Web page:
“I’ve chased every best kid I can all season,” said Pizzuto, who finished the season 46-3. “I might have taken a few losses, but I’m wrestling nationally ranked kids every single week and it’s proving we’re the best team in the state because of it.”
That’s a mantra that kept coming up with the Cavaliers, a desire to prove they are the best.
“We’re proving that we’re the best,” Rodrigues said. “Not everyone has won ... but it’s impressive to do as a team.”
Gigliotti (48-2) was the first champion, holding off a late charge from Boonsboro’s Tanner Halling to win a 3-2 decision.
“It means the world,” he said. “A lot of time in the room, working with Michael Pizzuto, that guy’s the man. He’s the reason I’m here. We’re just trying to be the best.”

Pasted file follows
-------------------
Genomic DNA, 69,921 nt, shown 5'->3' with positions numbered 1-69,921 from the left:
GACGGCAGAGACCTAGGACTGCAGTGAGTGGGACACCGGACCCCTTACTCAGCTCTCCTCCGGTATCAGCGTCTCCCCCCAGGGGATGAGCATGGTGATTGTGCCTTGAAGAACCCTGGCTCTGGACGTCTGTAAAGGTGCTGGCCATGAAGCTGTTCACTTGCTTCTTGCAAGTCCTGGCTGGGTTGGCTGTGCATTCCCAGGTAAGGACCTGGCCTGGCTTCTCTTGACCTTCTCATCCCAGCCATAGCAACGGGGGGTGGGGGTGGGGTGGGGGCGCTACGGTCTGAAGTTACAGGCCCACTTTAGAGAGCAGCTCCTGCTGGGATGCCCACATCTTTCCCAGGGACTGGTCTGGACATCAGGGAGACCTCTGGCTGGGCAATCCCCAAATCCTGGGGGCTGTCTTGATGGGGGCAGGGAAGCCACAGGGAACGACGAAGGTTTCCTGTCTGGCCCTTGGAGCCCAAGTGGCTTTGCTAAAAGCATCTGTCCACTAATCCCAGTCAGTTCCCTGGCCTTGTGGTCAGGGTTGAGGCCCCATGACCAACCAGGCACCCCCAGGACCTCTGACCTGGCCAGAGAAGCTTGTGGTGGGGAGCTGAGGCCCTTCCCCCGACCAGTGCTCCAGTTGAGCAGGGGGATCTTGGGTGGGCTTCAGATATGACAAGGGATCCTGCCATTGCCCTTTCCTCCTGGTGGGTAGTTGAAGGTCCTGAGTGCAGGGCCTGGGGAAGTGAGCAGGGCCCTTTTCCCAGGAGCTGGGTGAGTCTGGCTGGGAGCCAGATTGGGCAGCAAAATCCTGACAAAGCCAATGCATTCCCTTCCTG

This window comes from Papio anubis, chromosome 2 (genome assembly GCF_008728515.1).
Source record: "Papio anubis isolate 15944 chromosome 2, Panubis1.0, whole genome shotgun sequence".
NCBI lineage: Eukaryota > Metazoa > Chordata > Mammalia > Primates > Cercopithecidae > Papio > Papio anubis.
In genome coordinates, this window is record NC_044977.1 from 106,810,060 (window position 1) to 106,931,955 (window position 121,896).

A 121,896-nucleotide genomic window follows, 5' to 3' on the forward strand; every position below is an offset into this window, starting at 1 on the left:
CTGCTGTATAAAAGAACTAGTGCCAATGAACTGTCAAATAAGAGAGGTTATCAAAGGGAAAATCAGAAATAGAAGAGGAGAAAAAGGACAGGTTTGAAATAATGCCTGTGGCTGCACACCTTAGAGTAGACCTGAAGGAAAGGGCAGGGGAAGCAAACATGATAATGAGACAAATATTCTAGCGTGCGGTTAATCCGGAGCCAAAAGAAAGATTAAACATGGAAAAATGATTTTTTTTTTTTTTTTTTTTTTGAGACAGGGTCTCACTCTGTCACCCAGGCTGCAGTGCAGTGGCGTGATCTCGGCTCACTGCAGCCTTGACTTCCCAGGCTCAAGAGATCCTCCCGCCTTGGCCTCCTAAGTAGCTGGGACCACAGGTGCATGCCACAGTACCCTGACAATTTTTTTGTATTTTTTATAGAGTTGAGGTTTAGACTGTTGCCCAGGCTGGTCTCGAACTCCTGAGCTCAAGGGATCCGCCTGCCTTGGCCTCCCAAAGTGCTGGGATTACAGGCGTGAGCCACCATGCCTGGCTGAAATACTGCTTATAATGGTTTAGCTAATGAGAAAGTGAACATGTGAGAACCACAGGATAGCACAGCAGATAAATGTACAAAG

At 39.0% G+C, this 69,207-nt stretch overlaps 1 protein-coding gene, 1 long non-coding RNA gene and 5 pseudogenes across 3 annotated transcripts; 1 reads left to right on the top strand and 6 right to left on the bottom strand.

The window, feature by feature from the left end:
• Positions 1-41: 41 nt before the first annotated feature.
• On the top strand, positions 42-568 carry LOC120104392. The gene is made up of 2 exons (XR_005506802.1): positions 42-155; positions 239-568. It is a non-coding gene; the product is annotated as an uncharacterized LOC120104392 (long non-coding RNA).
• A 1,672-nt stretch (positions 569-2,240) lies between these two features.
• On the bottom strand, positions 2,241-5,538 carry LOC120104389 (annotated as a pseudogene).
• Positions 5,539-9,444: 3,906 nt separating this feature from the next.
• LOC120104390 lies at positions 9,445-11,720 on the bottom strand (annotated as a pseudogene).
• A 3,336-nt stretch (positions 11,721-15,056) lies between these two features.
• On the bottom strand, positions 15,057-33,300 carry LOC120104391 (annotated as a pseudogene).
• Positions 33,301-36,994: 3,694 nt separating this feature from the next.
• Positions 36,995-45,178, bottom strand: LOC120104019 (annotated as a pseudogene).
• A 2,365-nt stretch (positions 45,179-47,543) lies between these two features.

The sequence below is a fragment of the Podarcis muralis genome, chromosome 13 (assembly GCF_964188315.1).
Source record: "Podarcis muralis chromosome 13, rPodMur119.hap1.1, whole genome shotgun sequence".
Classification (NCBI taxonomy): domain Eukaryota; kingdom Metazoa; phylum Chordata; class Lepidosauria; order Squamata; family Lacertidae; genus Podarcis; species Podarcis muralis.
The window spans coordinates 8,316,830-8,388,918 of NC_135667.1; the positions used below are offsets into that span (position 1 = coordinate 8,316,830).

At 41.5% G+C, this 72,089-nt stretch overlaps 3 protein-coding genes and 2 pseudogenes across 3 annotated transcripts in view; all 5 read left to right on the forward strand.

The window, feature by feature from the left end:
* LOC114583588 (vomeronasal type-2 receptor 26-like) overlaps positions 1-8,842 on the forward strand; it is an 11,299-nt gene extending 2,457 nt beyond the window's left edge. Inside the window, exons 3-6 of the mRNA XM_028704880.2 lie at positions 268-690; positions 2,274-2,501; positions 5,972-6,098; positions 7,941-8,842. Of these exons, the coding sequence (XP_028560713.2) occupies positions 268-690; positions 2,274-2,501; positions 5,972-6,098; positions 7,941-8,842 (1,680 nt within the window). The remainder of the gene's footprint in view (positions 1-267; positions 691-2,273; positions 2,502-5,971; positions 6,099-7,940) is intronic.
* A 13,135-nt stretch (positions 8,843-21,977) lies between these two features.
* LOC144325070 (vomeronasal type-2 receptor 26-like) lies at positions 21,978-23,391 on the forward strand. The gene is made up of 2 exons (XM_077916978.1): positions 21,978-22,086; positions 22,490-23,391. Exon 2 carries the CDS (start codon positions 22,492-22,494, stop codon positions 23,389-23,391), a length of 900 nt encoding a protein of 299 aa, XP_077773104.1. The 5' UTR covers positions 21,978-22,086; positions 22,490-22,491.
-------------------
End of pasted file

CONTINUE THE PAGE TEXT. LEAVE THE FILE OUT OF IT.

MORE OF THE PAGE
Pizzuto claimed the second title, pinning Russell Fary of Sparrows Point in the second period.
“I faked shot, snapped. His leg was sitting right by his head so I cradled him up and ended the match,” he said.
Rodrigues (47-2) cruised to a 20-5 technical fall over Joe Clark of Oakland Mills, and Moose (48-2) pinned Mason Testerman of Rising Sun 10 seconds into the third period.
“This is my first state title ever. Not even in youth league did I win one,” Moose said. “My first one ever, senior year, last match, last high school match ever. ... He did a switch and he turned, and as soon as he turned I split his legs and I grabbed the claw variation. Once I had him in a reverse half, I knew it was over.”
South Carroll had four other state runners-up. Grayson Barnhill and Evan Owen lost the 106 and 113 finals, respectively.